Recent studies suggest that particulate matter (PM) derived from different sources with necessarily different physicochemical make up may differ in toxicity. It is important to investigate what components impact human health to assist the regulatory agencies to impose emission standards to reduce the health risk. The goal of this study is to use collected and characterized fine ambient particles, to determine the in vivo systemic vascular dysfunction in a murine model. Particles have been collected over the period of one month from 10 cities within the U.S. and 2 that are in Germany, (Hettstedt and Zerbst). Preliminary data on size and particle composition, as well as cellular response studies that focus on oxidative stress have been completed in our laboratory;these data will be utilized as our foundation for this study. Wild type (WT) and endothelial nitric oxide synthesis knockout (eNOS -/-) mice will be exposed, via trans-oral aspiration, to single or repeated doses of coarse, fine, and ultrafine particles from these locations to determine radical oxidative species formation and subsequent inflammation response and vascular dysfunction. We hypothesize that PM-induced pulmonary inflammation leads to uncoupling of eNOS in the systemic vasculature, which in turn will lead to NOS-generated intracellular radical oxidative stress (ROS). Intracellular oxidative stress induced by PM exposure causes endothelial nitric oxide synthesis inhibition and increases neutrophil adhesion to endothelial cells, causing inflammatory damage. The inflammation-related responses can then be correlated to vascular dysfunction by measuring polymorphonuclear leukocytes (PMN) in the lung in comparison to measurements of PMN in the circulation in WT vs. eNOS -/- mice. The characterization of systemic insult will be assessed by comparing vascular markers of oxidative stress (iNOS, eNOS activities and gene expression, glutathione levels, etc) and dysfunction (contraction response to agonists) in eNOS -/- to WT mice. Usage of the eNOS -/- mice will aid in understanding the mechanisms behind this uncoupling and, to verify this ROS generating pathway.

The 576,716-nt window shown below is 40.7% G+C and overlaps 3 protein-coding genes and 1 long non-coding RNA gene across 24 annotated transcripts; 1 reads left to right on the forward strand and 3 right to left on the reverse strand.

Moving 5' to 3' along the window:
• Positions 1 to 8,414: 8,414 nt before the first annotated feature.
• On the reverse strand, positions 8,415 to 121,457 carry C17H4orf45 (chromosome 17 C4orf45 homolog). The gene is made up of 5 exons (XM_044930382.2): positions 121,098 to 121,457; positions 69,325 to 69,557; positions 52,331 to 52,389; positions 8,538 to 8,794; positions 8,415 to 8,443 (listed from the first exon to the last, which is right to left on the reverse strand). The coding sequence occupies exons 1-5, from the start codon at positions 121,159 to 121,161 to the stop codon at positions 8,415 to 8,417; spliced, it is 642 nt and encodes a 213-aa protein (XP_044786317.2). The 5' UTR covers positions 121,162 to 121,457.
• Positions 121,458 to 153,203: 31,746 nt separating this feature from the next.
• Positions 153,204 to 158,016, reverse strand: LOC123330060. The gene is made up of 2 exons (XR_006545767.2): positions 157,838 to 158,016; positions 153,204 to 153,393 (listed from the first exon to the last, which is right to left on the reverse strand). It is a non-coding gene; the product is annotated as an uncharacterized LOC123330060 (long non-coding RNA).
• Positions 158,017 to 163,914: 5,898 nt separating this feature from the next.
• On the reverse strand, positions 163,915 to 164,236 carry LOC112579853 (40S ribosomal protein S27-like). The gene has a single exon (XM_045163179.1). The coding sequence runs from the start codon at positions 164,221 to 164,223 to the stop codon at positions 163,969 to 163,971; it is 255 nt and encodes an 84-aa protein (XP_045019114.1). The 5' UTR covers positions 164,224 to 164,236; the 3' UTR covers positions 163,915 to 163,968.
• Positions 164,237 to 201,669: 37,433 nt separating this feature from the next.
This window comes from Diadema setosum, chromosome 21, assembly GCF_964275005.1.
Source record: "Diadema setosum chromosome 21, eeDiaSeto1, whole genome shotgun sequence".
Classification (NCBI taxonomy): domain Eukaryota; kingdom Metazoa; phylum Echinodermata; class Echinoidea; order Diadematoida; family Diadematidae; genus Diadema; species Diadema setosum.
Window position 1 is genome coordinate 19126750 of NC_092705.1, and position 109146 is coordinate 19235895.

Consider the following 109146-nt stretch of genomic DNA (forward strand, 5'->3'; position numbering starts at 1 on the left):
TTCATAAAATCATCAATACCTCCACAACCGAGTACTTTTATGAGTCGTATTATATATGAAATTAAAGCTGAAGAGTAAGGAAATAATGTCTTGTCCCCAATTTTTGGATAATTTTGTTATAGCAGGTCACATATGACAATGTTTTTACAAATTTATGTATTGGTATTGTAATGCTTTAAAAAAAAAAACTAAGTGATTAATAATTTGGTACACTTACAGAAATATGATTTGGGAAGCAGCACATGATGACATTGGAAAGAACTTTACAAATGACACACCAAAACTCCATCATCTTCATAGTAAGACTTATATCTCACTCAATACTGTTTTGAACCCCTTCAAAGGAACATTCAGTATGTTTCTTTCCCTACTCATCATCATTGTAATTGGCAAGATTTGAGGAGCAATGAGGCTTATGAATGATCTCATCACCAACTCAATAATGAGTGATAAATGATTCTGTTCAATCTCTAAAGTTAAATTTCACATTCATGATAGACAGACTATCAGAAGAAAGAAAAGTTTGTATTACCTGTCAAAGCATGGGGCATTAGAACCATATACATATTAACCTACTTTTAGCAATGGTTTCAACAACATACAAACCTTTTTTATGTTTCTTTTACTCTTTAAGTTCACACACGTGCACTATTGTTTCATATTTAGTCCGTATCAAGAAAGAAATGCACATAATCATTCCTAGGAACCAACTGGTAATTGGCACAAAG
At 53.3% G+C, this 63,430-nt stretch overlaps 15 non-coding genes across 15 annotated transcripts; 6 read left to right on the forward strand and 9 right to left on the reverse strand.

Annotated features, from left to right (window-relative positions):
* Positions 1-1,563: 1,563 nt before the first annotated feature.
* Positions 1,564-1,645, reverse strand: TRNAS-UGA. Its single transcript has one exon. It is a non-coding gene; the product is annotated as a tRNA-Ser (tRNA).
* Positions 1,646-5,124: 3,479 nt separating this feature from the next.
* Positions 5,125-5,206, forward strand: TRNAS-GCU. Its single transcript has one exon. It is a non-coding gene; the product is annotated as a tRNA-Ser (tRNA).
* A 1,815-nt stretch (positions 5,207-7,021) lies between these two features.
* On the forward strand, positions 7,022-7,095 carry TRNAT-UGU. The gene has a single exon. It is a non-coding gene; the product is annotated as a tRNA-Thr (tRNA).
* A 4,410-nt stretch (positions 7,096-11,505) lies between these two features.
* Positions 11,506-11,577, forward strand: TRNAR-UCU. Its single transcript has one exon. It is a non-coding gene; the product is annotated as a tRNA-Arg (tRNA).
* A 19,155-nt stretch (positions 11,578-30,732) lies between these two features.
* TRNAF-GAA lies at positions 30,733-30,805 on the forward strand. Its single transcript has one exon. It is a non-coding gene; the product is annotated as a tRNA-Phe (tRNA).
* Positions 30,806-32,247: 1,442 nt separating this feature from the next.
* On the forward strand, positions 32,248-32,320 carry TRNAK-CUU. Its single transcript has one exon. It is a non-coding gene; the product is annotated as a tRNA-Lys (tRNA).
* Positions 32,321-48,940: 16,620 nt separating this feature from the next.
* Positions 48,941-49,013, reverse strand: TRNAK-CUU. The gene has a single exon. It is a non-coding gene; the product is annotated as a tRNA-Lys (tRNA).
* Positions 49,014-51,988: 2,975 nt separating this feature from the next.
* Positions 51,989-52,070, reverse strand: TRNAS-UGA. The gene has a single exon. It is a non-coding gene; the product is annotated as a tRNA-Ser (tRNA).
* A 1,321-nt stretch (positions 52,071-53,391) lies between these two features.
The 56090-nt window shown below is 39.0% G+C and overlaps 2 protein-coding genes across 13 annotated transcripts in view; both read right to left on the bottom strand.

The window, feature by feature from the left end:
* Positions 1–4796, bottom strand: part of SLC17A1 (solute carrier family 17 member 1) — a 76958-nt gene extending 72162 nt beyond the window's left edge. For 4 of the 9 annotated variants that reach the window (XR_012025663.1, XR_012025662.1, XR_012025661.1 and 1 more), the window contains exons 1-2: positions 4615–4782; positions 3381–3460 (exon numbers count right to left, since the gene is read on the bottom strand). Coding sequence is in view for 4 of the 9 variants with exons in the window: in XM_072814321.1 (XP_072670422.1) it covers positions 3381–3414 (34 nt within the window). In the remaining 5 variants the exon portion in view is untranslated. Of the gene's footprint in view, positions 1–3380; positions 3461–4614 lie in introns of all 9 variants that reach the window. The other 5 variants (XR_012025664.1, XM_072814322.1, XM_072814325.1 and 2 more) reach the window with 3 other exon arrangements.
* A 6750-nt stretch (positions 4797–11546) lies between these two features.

National Institute of Health (NIH)
National Institute of Environmental Health Sciences (NIEHS)
Predoctoral Individual National Research Service Award (F31)
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Special Emphasis Panel (ZRG1-SBIB-V (29))
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Humble, Michael C
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New York University
Internal Medicine/Medicine
Schools of Medicine
New York
United States
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Cuevas, Azita K; Niu, Jingping; Zhong, Mianhua et al. (2015) Metal rich particulate matter impairs acetylcholine-mediated vasorelaxation of microvessels in mice. Part Fibre Toxicol 12:14
Cuevas, Azita K; Liberda, Eric N; Gillespie, Patricia A et al. (2010) Inhaled nickel nanoparticles alter vascular reactivity in C57BL/6 mice. Inhal Toxicol 22 Suppl 2:100-6